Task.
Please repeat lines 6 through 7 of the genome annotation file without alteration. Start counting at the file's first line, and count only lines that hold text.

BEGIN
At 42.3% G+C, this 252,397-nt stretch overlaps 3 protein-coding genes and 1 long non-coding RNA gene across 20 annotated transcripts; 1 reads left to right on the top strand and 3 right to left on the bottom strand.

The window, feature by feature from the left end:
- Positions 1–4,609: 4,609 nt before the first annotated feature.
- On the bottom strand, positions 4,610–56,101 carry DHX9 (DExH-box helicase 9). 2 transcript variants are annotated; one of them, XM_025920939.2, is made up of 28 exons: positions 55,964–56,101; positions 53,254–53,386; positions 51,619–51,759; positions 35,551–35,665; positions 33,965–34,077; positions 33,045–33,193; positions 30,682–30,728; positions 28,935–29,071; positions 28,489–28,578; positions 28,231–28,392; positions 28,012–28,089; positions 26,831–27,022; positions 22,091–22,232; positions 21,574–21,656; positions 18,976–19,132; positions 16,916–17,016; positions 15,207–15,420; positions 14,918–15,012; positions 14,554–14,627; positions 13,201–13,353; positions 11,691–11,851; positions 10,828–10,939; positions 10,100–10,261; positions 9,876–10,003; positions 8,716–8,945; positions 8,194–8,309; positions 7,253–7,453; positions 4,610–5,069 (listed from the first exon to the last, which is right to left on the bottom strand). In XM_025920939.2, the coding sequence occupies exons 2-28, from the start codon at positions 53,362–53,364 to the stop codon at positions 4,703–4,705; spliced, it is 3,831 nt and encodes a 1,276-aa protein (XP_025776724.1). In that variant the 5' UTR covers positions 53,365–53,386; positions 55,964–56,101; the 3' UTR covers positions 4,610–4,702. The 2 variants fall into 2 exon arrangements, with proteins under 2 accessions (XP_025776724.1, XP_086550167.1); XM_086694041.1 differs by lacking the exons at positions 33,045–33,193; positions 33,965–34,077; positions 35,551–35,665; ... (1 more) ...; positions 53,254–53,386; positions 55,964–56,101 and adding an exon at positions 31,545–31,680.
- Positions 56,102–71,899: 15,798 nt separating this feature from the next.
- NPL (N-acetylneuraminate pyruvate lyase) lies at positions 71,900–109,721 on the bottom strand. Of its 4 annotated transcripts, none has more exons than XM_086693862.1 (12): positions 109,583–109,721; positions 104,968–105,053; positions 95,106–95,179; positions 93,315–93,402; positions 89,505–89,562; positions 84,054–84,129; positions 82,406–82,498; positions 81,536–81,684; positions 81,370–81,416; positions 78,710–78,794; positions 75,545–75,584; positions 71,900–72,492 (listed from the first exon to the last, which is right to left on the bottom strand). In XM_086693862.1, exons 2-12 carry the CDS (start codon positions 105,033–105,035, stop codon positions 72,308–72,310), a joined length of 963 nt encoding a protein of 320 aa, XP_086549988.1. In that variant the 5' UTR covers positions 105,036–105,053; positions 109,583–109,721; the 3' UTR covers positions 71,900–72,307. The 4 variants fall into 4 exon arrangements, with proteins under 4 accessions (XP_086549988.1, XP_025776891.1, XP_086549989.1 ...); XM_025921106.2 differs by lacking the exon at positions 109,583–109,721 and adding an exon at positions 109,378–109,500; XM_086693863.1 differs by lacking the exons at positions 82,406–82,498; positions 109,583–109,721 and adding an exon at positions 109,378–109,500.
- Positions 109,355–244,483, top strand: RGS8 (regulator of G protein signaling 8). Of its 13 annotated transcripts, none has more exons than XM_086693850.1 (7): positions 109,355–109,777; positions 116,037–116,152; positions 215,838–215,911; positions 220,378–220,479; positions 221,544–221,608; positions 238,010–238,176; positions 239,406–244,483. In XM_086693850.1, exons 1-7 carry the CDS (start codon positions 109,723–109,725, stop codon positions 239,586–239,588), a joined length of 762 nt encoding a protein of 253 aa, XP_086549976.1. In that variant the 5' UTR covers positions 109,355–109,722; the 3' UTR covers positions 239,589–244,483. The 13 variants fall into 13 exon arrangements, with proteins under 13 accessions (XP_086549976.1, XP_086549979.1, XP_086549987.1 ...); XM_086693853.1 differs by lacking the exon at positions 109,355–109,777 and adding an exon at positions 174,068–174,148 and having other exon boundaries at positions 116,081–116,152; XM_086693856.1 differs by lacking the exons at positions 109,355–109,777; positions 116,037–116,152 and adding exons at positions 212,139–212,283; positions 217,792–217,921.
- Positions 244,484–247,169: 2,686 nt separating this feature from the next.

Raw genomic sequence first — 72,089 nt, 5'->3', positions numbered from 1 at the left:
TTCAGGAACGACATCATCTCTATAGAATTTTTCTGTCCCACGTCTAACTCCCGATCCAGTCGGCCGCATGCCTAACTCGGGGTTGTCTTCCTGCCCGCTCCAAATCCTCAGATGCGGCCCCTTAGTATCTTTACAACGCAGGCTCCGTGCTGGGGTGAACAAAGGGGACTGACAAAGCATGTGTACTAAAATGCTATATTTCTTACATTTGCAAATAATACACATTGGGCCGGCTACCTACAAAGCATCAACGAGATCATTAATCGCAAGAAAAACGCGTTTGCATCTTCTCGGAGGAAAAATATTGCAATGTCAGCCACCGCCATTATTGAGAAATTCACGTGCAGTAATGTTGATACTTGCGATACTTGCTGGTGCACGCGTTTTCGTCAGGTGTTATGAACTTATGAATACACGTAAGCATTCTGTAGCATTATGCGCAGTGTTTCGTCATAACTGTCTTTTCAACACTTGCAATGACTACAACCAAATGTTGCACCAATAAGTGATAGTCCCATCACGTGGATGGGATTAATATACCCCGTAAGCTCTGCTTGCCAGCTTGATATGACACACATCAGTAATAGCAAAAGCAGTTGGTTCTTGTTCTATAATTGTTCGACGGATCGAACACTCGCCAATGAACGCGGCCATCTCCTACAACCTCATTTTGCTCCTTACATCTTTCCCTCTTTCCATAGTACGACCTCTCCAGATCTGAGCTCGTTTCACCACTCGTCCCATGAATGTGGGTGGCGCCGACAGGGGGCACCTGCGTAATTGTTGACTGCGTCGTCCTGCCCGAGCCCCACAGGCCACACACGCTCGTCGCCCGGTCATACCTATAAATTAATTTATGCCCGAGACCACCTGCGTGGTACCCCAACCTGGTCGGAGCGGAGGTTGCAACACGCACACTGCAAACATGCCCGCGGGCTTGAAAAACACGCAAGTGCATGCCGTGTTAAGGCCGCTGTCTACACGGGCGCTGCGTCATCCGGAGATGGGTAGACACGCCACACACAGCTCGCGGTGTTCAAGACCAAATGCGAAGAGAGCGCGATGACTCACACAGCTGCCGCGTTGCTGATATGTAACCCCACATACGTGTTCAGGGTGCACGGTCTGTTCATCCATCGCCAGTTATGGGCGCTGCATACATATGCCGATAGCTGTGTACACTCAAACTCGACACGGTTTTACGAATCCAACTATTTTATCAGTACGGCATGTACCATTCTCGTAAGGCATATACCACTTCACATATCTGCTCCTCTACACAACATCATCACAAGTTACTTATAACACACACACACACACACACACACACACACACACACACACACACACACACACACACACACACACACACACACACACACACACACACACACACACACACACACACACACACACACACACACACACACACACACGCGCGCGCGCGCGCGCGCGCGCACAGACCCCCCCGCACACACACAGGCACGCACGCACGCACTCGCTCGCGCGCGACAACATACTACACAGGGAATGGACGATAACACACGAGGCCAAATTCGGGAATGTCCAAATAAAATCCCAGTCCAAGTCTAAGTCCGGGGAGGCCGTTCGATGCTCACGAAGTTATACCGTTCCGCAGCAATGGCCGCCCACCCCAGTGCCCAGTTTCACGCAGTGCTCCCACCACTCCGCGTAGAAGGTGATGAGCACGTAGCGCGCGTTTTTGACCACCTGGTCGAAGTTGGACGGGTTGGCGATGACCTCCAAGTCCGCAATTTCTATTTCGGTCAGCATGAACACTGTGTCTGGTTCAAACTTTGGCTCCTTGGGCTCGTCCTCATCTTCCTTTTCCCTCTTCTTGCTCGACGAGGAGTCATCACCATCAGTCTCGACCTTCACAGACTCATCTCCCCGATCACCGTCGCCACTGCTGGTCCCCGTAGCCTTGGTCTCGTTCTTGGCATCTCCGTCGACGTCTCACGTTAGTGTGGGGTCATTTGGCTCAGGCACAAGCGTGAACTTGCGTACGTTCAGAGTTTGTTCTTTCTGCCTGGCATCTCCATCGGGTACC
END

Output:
- NPL (N-acetylneuraminate pyruvate lyase) lies at positions 71,900–109,721 on the bottom strand. Of its 4 annotated transcripts, none has more exons than XM_086693862.1 (12): positions 109,583–109,721; positions 104,968–105,053; positions 95,106–95,179; positions 93,315–93,402; positions 89,505–89,562; positions 84,054–84,129; positions 82,406–82,498; positions 81,536–81,684; positions 81,370–81,416; positions 78,710–78,794; positions 75,545–75,584; positions 71,900–72,492 (listed from the first exon to the last, which is right to left on the bottom strand). In XM_086693862.1, exons 2-12 carry the CDS (start codon positions 105,033–105,035, stop codon positions 72,308–72,310), a joined length of 963 nt encoding a protein of 320 aa, XP_086549988.1. In that variant the 5' UTR covers positions 105,036–105,053; positions 109,583–109,721; the 3' UTR covers positions 71,900–72,307. The 4 variants fall into 4 exon arrangements, with proteins under 4 accessions (XP_086549988.1, XP_025776891.1, XP_086549989.1 ...); XM_025921106.2 differs by lacking the exon at positions 109,583–109,721 and adding an exon at positions 109,378–109,500; XM_086693863.1 differs by lacking the exons at positions 82,406–82,498; positions 109,583–109,721 and adding an exon at positions 109,378–109,500.
- Positions 109,355–244,483, top strand: RGS8 (regulator of G protein signaling 8). Of its 13 annotated transcripts, none has more exons than XM_086693850.1 (7): positions 109,355–109,777; positions 116,037–116,152; positions 215,838–215,911; positions 220,378–220,479; positions 221,544–221,608; positions 238,010–238,176; positions 239,406–244,483. In XM_086693850.1, exons 1-7 carry the CDS (start codon positions 109,723–109,725, stop codon positions 239,586–239,588), a joined length of 762 nt encoding a protein of 253 aa, XP_086549976.1. In that variant the 5' UTR covers positions 109,355–109,722; the 3' UTR covers positions 239,589–244,483. The 13 variants fall into 13 exon arrangements, with proteins under 13 accessions (XP_086549976.1, XP_086549979.1, XP_086549987.1 ...); XM_086693853.1 differs by lacking the exon at positions 109,355–109,777 and adding an exon at positions 174,068–174,148 and having other exon boundaries at positions 116,081–116,152; XM_086693856.1 differs by lacking the exons at positions 109,355–109,777; positions 116,037–116,152 and adding exons at positions 212,139–212,283; positions 217,792–217,921.